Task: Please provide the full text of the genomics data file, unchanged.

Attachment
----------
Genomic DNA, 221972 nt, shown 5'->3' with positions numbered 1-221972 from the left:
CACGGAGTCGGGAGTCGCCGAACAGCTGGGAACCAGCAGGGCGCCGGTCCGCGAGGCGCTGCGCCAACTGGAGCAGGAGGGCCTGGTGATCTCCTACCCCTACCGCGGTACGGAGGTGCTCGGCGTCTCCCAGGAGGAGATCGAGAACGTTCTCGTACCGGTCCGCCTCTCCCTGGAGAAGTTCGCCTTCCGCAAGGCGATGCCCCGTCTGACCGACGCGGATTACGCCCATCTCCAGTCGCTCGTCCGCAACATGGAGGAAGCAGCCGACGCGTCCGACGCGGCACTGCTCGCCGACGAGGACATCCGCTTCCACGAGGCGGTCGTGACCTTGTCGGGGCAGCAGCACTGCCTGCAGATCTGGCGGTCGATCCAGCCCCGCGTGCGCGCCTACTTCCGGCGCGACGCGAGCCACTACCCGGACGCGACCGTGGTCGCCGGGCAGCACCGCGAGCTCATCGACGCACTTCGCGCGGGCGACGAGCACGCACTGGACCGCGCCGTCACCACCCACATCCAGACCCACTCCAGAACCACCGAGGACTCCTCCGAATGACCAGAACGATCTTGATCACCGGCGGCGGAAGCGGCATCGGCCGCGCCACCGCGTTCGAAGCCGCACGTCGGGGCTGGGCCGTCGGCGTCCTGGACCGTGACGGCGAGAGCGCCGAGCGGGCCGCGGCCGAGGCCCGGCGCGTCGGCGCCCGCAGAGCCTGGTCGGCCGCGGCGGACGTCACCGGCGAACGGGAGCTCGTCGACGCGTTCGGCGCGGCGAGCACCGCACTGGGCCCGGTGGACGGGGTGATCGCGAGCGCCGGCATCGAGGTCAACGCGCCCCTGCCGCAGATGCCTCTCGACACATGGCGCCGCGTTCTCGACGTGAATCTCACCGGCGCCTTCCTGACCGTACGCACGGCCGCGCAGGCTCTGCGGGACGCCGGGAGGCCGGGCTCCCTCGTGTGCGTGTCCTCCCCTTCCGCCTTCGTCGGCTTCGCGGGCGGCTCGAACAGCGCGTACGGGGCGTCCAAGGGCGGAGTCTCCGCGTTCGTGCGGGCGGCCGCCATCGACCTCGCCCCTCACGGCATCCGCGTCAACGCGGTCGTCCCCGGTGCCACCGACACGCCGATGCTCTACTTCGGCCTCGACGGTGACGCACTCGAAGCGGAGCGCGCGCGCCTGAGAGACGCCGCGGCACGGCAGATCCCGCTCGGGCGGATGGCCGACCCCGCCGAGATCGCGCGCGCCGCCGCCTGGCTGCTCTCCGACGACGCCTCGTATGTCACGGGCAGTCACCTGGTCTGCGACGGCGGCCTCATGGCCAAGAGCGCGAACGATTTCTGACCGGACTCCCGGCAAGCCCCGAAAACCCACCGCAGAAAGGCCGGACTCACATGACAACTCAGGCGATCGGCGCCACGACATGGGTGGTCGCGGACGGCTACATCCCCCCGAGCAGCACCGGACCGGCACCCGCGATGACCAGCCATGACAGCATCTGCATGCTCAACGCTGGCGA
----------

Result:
Genomic DNA, 221972 nt, shown 5'->3' with positions numbered 1-221972 from the left:
CACGGAGTCGGGAGTCGCCGAACAGCTGGGAACCAGCAGGGCGCCGGTCCGCGAGGCGCTGCGCCAACTGGAGCAGGAGGGCCTGGTGATCTCCTACCCCTACCGCGGTACGGAGGTGCTCGGCGTCTCCCAGGAGGAGATCGAGAACGTTCTCGTACCGGTCCGCCTCTCCCTGGAGAAGTTCGCCTTCCGCAAGGCGATGCCCCGTCTGACCGACGCGGATTACGCCCATCTCCAGTCGCTCGTCCGCAACATGGAGGAAGCAGCCGACGCGTCCGACGCGGCACTGCTCGCCGACGAGGACATCCGCTTCCACGAGGCGGTCGTGACCTTGTCGGGGCAGCAGCACTGCCTGCAGATCTGGCGGTCGATCCAGCCCCGCGTGCGCGCCTACTTCCGGCGCGACGCGAGCCACTACCCGGACGCGACCGTGGTCGCCGGGCAGCACCGCGAGCTCATCGACGCACTTCGCGCGGGCGACGAGCACGCACTGGACCGCGCCGTCACCACCCACATCCAGACCCACTCCAGAACCACCGAGGACTCCTCCGAATGACCAGAACGATCTTGATCACCGGCGGCGGAAGCGGCATCGGCCGCGCCACCGCGTTCGAAGCCGCACGTCGGGGCTGGGCCGTCGGCGTCCTGGACCGTGACGGCGAGAGCGCCGAGCGGGCCGCGGCCGAGGCCCGGCGCGTCGGCGCCCGCAGAGCCTGGTCGGCCGCGGCGGACGTCACCGGCGAACGGGAGCTCGTCGACGCGTTCGGCGCGGCGAGCACCGCACTGGGCCCGGTGGACGGGGTGATCGCGAGCGCCGGCATCGAGGTCAACGCGCCCCTGCCGCAGATGCCTCTCGACACATGGCGCCGCGTTCTCGACGTGAATCTCACCGGCGCCTTCCTGACCGTACGCACGGCCGCGCAGGCTCTGCGGGACGCCGGGAGGCCGGGCTCCCTCGTGTGCGTGTCCTCCCCTTCCGCCTTCGTCGGCTTCGCGGGCGGCTCGAACAGCGCGTACGGGGCGTCCAAGGGCGGAGTCTCCGCGTTCGTGCGGGCGGCCGCCATCGACCTCGCCCCTCACGGCATCCGCGTCAACGCGGTCGTCCCCGGTGCCACCGACACGCCGATGCTCTACTTCGGCCTCGACGGTGACGCACTCGAAGCGGAGCGCGCGCGCCTGAGAGACGCCGCGGCACGGCAGATCCCGCTCGGGCGGATGGCCGACCCCGCCGAGATCGCGCGCGCCGCCGCCTGGCTGCTCTCCGACGACGCCTCGTATGTCACGGGCAGTCACCTGGTCTGCGACGGCGGCCTCATGGCCAAGAGCGCGAACGATTTCTGACCGGACTCCCGGCAAGCCCCGAAAACCCACCGCAGAAAGGCCGGACTCACATGACAACTCAGGCGATCGGCGCCACGACATGGGTGGTCGCGGACGGCTACATCCCCCCGAGCAGCACCGGACCGGCACCCGCGATGACCAGCCATGACAGCATCTGCATGCTCAACGCTGGCGA